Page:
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Posted: Jul 30, 2008

The debate about converging technologies: Conceptions of Convergence and Their Political Location

Previous chapter: Introduction
If different things converge, they begin to become more similar, to move toward one another, or merge. "Convergence" in these and similar meanings has, just like its opposite, the term »divergence«, been an established expression in different disciplines for a long time.
  While there were discussions about convergence processes, in particular with regard to media and information technologies, just before the new conceptions of convergence arose, the American initiators of the first CT initiatives also drew on other scientific and political sources when they developed their concept. To judge by appearances, the spread of the new concepts of convergence within the realm of science and technology has been constrained in narrow borders. One reason for this may well be the fact that these concepts usually have been inadequately clarified and are too general for anyone to be able to generate concrete questions and project goals with regard to collaboration between specific areas of research and development. Many ongoing political and scientific activities on the subject of CT therefore aim to clarify the concept or to make it more concrete in relation to the relatively clearly delineated areas of research and the potential fields of applications.
Even though numerous fields of research and development in science and technology have been discussed in the CT debate, the focus of the original American initiative on four fields has retained its predominance. These four fields are nanotechnology, biotechnology, information technology, and cognitive science, which are often referred to collectively by the abbreviation »NBIC«. The term »converging technologies« has become accepted usage instead of »converging sciences and technologies« although even the American initiative on converging technologies emphasized in various points that the processes of convergence also involved nanoscience, bioscience, information science, and, in the case of cognitive science, brain research and neurotechnology. Yet even the four NBIC fields are characterized by a high degree of interdisciplinary and transdisciplinary collaboration and technological convergence. The focus on NBIC, even where it has been maintained, thus only appears to be relatively concrete.
  The agenda »Converging Technologies for the European Knowledge Society« (CTEKS), published in 2004 and developed the year before by a high-level EU expert group, took a different route. While this agenda also pays strong attention to the NBIC fields, it employs a much more general understanding of the CT concept. This understanding emphasizes the numerous interactions and mutual enrichments that take place between a large number of sciences and technologies (including the humanities and social sciences), without firmly asserting which convergence processes are particularly relevant and while emphasizing the open character of the converging technologies with regard to areas of application.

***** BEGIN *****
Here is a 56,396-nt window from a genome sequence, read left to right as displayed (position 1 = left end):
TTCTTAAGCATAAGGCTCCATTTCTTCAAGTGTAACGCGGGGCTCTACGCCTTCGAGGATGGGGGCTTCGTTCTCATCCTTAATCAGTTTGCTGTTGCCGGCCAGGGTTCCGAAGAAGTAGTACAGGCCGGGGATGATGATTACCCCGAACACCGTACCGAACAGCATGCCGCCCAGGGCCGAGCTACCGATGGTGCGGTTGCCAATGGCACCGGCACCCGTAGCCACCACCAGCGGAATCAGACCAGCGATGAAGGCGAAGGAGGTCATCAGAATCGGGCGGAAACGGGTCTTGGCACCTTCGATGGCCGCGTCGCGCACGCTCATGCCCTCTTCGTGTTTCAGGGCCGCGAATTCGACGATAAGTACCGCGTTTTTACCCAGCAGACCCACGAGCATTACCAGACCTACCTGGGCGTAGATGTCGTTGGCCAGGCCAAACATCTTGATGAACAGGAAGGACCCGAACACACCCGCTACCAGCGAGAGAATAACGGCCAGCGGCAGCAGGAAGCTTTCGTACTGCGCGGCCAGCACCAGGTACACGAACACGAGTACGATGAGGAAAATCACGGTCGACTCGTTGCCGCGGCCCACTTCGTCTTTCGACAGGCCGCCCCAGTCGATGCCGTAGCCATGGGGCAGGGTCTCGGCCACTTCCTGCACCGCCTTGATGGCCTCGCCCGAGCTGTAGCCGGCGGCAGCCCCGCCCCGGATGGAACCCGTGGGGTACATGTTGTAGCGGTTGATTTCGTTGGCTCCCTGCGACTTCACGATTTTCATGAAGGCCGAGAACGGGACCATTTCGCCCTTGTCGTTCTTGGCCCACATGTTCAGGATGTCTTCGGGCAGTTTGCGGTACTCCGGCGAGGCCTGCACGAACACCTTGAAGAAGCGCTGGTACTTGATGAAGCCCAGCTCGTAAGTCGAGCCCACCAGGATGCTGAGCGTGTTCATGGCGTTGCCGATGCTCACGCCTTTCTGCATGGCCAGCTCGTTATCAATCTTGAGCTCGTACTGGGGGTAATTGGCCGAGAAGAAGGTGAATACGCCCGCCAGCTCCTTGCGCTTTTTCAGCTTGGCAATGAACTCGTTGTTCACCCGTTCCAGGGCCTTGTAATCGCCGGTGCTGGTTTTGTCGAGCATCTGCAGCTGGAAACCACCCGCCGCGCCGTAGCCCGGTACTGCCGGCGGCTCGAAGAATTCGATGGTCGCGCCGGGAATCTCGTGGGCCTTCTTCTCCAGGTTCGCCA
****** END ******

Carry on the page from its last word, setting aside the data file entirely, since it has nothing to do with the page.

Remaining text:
The subject of convergence was also a topic for national research policies outside the United States, at least to a limited degree. In Germany, the Federal Ministry for Education and Research (BMBF) identified a connection between the subject of CT and microsystems technology (specifically »Converging Technologies for Smart Systems Integration«), a field of research and development in which different convergence processes are given much attention, especially between the NBIC fields. State funding in Canada and Spain was given to foresight and pilot projects on the subject of convergence. Moreover, there are diverse activities in countries in Africa, Asia, and Latin America.
Overall, the political activities on the subject of convergence are still limited largely to foresight and technology assessment, conferences, social scientific and ethical studies on nanotechnology, and individual articles in the different fields of science and technology. The most important exception in this regard is the EU, which included a whole series of funding measures, especially on nanoscience and nanotechnology, in its new Seventh Framework Program under the label "Converging Sciences and Technologies".
Next chapter: Visions and the Potential for Social Conflict
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